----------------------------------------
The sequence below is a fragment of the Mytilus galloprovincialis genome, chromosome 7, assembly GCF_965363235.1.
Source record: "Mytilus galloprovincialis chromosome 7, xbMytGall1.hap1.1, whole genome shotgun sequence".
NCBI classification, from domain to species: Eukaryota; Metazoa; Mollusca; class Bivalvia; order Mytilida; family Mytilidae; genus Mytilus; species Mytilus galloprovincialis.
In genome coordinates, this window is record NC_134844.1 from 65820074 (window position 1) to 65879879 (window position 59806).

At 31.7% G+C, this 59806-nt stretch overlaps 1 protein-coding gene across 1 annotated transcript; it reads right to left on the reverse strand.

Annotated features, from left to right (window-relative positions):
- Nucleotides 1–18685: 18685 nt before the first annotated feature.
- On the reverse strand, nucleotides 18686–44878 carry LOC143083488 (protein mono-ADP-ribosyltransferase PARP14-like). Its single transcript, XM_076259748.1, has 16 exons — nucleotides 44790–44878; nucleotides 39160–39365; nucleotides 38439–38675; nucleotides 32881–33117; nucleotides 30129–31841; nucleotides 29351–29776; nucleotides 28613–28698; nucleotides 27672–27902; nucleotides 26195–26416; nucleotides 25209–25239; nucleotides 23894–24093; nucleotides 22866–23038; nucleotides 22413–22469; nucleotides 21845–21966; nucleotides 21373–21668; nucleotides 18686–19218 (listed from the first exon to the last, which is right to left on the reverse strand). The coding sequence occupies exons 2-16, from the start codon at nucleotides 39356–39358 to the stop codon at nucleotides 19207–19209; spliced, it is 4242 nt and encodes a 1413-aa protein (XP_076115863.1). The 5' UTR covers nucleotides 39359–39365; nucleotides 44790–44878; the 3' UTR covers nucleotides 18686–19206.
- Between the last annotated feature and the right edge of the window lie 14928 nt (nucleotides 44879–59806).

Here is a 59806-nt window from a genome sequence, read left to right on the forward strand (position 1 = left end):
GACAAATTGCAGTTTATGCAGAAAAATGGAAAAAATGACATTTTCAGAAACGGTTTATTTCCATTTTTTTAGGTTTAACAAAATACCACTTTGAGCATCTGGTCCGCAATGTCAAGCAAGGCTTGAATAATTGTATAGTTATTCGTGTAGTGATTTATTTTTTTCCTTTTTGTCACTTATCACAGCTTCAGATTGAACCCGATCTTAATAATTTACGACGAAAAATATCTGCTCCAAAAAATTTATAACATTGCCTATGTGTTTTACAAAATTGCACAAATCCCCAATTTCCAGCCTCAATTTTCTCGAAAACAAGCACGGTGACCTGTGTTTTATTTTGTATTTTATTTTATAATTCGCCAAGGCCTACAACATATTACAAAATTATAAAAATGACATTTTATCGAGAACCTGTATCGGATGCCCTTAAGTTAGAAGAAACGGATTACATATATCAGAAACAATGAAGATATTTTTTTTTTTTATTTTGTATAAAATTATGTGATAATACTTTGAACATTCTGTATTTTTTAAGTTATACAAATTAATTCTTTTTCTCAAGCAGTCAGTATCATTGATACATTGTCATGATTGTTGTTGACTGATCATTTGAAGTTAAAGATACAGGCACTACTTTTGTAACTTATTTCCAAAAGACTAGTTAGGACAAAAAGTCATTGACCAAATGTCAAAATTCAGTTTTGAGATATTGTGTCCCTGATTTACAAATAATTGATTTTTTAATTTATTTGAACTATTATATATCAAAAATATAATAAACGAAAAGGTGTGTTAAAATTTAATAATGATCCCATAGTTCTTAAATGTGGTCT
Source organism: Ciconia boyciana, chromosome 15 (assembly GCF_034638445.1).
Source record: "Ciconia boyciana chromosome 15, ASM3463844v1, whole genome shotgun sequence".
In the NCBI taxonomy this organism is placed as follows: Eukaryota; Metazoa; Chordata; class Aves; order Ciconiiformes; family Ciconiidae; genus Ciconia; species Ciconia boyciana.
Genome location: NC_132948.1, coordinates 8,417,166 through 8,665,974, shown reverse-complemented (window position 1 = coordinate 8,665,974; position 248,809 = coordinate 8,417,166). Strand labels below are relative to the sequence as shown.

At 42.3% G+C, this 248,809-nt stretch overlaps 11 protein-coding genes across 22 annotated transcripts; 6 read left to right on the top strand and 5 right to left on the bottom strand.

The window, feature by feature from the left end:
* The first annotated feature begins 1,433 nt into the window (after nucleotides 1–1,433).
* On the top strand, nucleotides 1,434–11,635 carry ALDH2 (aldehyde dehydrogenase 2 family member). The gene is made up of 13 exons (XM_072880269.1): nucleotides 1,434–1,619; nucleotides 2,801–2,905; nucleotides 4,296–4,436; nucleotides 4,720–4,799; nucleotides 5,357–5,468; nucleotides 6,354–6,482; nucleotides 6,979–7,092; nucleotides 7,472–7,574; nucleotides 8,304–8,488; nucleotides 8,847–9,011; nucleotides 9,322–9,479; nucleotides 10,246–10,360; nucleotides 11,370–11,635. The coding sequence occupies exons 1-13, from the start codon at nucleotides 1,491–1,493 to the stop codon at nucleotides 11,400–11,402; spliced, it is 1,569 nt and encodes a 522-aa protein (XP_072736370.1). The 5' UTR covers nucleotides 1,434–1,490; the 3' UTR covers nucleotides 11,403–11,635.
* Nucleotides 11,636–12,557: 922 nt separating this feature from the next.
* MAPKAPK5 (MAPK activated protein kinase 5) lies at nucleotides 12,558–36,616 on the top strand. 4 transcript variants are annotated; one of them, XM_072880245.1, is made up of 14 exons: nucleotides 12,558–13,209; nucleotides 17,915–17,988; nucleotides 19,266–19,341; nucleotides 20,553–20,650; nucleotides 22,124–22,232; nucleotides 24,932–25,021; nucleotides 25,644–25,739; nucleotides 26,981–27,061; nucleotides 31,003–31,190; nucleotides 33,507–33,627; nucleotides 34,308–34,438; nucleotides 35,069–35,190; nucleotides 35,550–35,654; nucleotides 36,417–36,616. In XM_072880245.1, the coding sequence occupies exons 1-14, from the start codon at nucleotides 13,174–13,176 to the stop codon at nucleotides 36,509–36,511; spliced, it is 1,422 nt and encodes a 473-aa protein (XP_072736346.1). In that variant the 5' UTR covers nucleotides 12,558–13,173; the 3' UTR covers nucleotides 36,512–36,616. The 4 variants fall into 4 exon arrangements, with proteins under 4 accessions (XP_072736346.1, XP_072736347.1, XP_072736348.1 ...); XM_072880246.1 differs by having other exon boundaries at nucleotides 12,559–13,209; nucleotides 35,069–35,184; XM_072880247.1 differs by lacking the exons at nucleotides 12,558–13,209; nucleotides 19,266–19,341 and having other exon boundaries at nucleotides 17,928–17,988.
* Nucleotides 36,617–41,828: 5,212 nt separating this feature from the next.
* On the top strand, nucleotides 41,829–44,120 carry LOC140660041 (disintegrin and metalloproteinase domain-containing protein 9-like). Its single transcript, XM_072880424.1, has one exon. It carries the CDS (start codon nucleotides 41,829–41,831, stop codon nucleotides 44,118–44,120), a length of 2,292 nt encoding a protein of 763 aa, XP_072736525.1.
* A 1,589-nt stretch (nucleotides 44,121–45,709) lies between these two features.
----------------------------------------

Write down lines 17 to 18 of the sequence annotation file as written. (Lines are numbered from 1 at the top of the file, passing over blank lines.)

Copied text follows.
The window, feature by feature from the left end:
* The first annotated feature begins 1,433 nt into the window (after nucleotides 1–1,433).